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<nettime> net neutrality scandal redux
allan siegel on Thu, 16 Jan 2014 22:40:43 +0100 (CET)

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<nettime> net neutrality scandal redux


from Media Matters [16.01.14]: "The Wall Street Journal applauded a court decision invalidating the Federal Communications Commission's (FCC) net neutrality regulations, spinning the rules as hampering innovation and benefitting only "the giants of Silicon Valley," despite experts who warned of the damaging impact such a ruling might have on the public's access to online content."

In case this passed you by here is a brief bit of background: "The idea of "net neutrality" is also called "open internet" because it argues that no government or company can regulate the flow of the Internet. Advocates say that if left without regulation, large service providers will give preferential treatment to larger companies that can pay more. Meanwhile, smaller tech companies without deep, corporate pockets, will not be able to compete for premium service." [Reuters, 1/14/14]

You betcha, look who is applauding the decision: "Net neutrality travels under the guise of ordering Internet service providers like Verizon and Comcast not to discriminate against content providers. In reality it's a government attempt to dictate how these providers must manage their Internet pipes and how much they can charge companies for using those pipes… This makes no more economic sense than forcing a cable company to charge one price no matter how many channels a consumer subscribes to, or saying a retailer can't charge more for two dresses than for one. It also means less innovation and slower broadband rollout because Internet companies are less sure of their return on investment. [The Wall Street Journal, 1/14/13]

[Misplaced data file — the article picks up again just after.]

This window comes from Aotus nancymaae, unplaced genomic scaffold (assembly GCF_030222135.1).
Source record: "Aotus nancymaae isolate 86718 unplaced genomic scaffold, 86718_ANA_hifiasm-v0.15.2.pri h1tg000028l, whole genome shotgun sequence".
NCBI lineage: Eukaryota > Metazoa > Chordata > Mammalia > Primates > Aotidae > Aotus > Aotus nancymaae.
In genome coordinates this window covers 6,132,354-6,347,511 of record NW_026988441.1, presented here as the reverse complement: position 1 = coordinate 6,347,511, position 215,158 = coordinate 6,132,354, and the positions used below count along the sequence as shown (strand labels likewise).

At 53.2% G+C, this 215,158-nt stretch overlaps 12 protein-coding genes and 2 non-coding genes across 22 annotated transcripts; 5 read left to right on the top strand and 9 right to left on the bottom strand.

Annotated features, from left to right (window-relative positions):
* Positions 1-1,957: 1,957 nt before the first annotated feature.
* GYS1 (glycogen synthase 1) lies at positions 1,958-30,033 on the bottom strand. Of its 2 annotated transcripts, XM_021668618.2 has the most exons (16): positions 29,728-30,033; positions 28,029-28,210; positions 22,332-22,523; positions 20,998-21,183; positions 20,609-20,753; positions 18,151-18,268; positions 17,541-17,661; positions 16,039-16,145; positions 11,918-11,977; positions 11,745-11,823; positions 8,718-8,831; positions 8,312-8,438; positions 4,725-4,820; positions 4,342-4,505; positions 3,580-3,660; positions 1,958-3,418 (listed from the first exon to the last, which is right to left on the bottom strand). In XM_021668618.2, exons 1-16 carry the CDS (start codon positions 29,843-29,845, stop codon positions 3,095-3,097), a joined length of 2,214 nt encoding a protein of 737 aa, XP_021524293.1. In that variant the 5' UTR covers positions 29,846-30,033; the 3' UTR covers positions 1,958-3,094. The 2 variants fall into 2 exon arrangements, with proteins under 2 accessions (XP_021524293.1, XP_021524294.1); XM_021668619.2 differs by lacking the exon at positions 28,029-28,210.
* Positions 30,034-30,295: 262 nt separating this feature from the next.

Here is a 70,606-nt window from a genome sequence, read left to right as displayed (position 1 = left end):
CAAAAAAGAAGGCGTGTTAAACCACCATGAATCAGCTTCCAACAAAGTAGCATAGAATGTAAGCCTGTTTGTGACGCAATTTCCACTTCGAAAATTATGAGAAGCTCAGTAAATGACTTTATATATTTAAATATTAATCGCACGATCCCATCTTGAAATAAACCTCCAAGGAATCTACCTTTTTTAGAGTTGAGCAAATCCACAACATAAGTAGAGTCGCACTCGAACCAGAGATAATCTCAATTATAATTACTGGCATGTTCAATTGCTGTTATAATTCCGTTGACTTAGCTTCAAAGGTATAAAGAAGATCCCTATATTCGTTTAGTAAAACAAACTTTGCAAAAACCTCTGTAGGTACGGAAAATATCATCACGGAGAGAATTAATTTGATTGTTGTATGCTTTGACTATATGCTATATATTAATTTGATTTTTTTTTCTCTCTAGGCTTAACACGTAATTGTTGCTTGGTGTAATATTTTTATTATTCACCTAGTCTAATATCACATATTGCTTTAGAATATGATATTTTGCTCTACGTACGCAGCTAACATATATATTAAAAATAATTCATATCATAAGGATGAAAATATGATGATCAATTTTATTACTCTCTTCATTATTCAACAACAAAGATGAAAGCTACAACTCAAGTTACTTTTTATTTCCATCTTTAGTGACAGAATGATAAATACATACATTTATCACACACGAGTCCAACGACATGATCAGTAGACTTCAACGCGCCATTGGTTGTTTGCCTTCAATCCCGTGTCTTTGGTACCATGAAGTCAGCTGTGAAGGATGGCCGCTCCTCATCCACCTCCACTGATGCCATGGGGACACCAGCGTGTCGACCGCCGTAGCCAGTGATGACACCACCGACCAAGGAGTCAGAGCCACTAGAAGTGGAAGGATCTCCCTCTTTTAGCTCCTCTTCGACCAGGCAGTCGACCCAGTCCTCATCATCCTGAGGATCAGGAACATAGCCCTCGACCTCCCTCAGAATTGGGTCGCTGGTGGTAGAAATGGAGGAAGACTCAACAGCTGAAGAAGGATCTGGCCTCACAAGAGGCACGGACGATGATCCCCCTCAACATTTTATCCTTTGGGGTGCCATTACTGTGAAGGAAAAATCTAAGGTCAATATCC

And what will be the outcome? TIM WU: It leaves the Internet in completely uncharted territory. There's never been a situation where providers can block whatever they want. For example, it means AT&T can block people from reaching T-Mobile's customer service site if it wanted. They can do whatever they want. [The Washington Post, 1/14/14]

And that's not all: "The ruling] means that the major providers of high-speed Internet access in the US, who have systematically divided markets and tacitly agreed mostly not to compete with one another, can treat high-speed Internet access like a cable TV service = they can be gatekeepers, charge content providers (any business) for the privilege of reaching us, the subscribers - and, of course, charge us. A lot. for lousy service compared to, say, Stockholm or Seoul." [Reddit.com, 1/14/14]

A classic Orwellian pincer movement; while the NSA is Hoovering data; the telecoms are building dams, toll booths and entrance ramps (and exits) for information highways.


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